-Note- I've never actually written anything with members of the fellowship in it...we'll see how this works out. One of my favorite parts of the trilogy is the friendship of Gimli and Legolas, so I hope this turned out well. I've read both Gimli and Legolas friendship and romance, but I've stuck to friendship here to keep it simple.

-Disclaimer- I own nothing.

Friend

He left the camp at dark, when he would not be missed, and sought another's company. Legoals was, undoubtedly, singing and looking, starry-eyed, at the sky through the boughs of the tired-looking trees that lined the stream. Ithilien, Gimli had found, had far too many woods and not enough good, solid rock.

Which was why, he knew, the Elf loved it so. Blasted Elves and their precious woods...

True to his guess, he found Legolas laying beside a young tree, feet in the fast-moving water. With a rough oof, he sat back on his elbows and waited.

They relaxed in companionable silence. So much better than the stiff awe surrounding them at camp.

"You've left your axe behind?" asked the Elf, breaking the quiet.

"Aye. War's over."

"Aye."

A bat flitted, squeaking, overhead, a black form against black sky and silver stars. Gimli took comfort seeing such a familiar creature.

"And we survived."

"Aye," said the Elf. Always one for simplicity, he was.

"Which means..." he broke off, watching his companion with his eyebrows raised.

Legolas sighed. "You show me your infernal caverns. I am aware."

Gimli smiled and reached for his pipe inside his cloak. Quick as a flash, Legolas' hand was holding down his cloak pocket.

"Dwarf..." he growled. Gimli had not known that Elves growled, but this one, apparently, could. "I have no wish to smell that repulsive stuff of yours."

Gimli grunted in displeasure, but gave up. Elves, he found, were not quite as strong as they boasted. To not love pipe smoking!

"You know..." said Legolas lightly. "We will also visit Fangorn Forest. I would pass yéni there, if I could. Speaking trees..." He smiled. "A wonder, indeed."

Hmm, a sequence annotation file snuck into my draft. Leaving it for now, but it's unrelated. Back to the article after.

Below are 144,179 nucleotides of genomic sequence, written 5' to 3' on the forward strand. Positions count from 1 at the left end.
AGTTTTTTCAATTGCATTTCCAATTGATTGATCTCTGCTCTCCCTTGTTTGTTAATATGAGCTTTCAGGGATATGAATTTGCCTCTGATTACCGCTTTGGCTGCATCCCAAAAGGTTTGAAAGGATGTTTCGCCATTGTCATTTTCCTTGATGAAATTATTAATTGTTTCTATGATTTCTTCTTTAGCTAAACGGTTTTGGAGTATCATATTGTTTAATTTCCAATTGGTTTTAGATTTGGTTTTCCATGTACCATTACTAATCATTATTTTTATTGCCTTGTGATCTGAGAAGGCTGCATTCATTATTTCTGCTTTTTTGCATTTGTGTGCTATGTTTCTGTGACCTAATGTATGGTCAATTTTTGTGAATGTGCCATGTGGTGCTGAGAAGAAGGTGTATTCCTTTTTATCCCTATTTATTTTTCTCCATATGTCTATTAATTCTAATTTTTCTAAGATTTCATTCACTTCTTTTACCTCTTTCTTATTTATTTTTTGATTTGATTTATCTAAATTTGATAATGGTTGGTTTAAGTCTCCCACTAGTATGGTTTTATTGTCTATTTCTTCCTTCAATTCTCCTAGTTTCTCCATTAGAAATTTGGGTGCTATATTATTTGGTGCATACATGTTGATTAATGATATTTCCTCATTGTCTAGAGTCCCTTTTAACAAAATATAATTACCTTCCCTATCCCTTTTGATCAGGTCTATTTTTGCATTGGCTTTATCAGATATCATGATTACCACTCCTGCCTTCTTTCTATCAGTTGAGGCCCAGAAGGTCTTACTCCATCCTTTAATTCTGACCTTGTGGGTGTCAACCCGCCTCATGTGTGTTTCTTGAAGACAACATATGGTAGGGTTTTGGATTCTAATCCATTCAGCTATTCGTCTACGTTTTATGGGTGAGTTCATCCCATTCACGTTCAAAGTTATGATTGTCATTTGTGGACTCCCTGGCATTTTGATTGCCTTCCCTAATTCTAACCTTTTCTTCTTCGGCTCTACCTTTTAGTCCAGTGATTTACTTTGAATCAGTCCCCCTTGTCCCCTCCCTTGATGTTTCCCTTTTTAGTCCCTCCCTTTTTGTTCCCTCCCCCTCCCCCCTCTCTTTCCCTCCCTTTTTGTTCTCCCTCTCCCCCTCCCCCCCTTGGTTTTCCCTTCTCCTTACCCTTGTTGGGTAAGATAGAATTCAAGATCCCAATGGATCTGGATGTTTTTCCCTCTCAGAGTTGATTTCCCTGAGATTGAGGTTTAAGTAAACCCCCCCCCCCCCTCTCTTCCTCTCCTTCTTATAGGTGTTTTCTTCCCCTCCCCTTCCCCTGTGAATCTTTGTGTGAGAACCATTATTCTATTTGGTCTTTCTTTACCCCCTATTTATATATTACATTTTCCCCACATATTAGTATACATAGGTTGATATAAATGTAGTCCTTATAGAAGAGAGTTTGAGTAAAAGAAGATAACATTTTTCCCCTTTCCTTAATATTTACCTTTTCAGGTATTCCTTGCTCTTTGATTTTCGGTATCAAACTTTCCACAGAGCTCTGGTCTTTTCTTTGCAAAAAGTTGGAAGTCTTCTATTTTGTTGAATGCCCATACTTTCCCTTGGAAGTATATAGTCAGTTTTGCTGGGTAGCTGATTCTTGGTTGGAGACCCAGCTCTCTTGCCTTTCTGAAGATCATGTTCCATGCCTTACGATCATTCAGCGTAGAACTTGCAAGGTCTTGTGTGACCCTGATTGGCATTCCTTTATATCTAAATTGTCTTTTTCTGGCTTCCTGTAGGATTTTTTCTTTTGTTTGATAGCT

"Then while away your years in that ghastly wood. I, for one, will not be joining you."

"Really? And here I was, thinking you were a Dwarf of you word. I am disappointed."

"Are you, Elf?" he asked testily. There was no possibility of him ever going into that cursed forest again...

"Yes. You seem to have forgotten my half of our bargain."

Gimli groaned. "Elves do not forget, then."

"Nay, we do not."

"But we will see the Caves first. And then see how your paltry forest compares to the grandeur of the earth."

"Paltry? I resent that."

"I know."

"Dwarves!" Legolas sighed exasperatedly.

Neither spoke for a moment.

Gimli was troubled. "And then?"

"Yes?"

"After we have seen both ends of the bargain. There shall be naught for us to do, and this old Dwarf will have seen all of Middle Earth."

"Oh, I think not."

"Ah? Tell me, then."

"We shall, of course, have to visit Aragorn often. And we can busy ourselves with the remaining orcs...the war is won, but the fighting is not over. And then..." he thought for a moment. "You have not seen my wood, and I have not seen the halls of your fathers."

Gimli turned quickly to face the Elf, beaming.

"It has not been fully repaired, of course...but the mountain is magnificent nonetheless. If only you could have seen them before that cursed dragon..."

"As I recall, you hadn't either."

"Aye, but I have lived with the stories," he amended.

"I see. My home is not what it once was, either. But it will matter not, soon."

Now, Gimli thought, they had reached the heart of the matter.

"And you?"

"And I? I will sail, after a time." Gimli cursed the gull's cry that had already taken the Elf away, and cursed his own inability to understand.

"And what of your dear old, bumbling Dwarf?" he asked.

Legolas raised an eyebrow. "I had thought to wait till after yours' and Aragorn's death."

"Ah."

"Does this suit you?"

"No," he said flatly.

"Ah."

"Take me with you. I should like to see what all this sea-fuss is about."

Legolas, Gimli realized with a small trace of glee, was visibly shocked.

"You-" he started. Gimli laughed.

"There had better be some good rock. I wouldn't expect any less than the best, you know."

"Gimli!"

"I'm sure the Lady could find some room for me."

"You'd go?"

"Why not?" he faced him earnestly. "To see the Lady, Legolas. And I would not want you to go with only Elves- who would teach you a proper appreciation of the earth beneath us?"

"You'd be...you'd be older." It was a difficult thing for him to think of and grasp, but one day, soon in his mind, the Dwarf beside him would be dead.

"Aye. I should like to see her one last time, Legolas."

"Then so be it."

"Good fellow. Perhaps I have talked some Dwarvish sense into you, after all."

"Perhaps."

"Legolas?"

"Aye?"

"Thank you," He tried the foreign words on his tongue before he said them, deciding they were far too airy for his taste, "mellon-nîn."

Legolas turned to Gimli, startled. He grinned.

And Gimli, suppressing his own gruff smile, pretended not to notice.

--

1 yén= 144 solar years

mellon-nîn= my friend

Thanks for reading!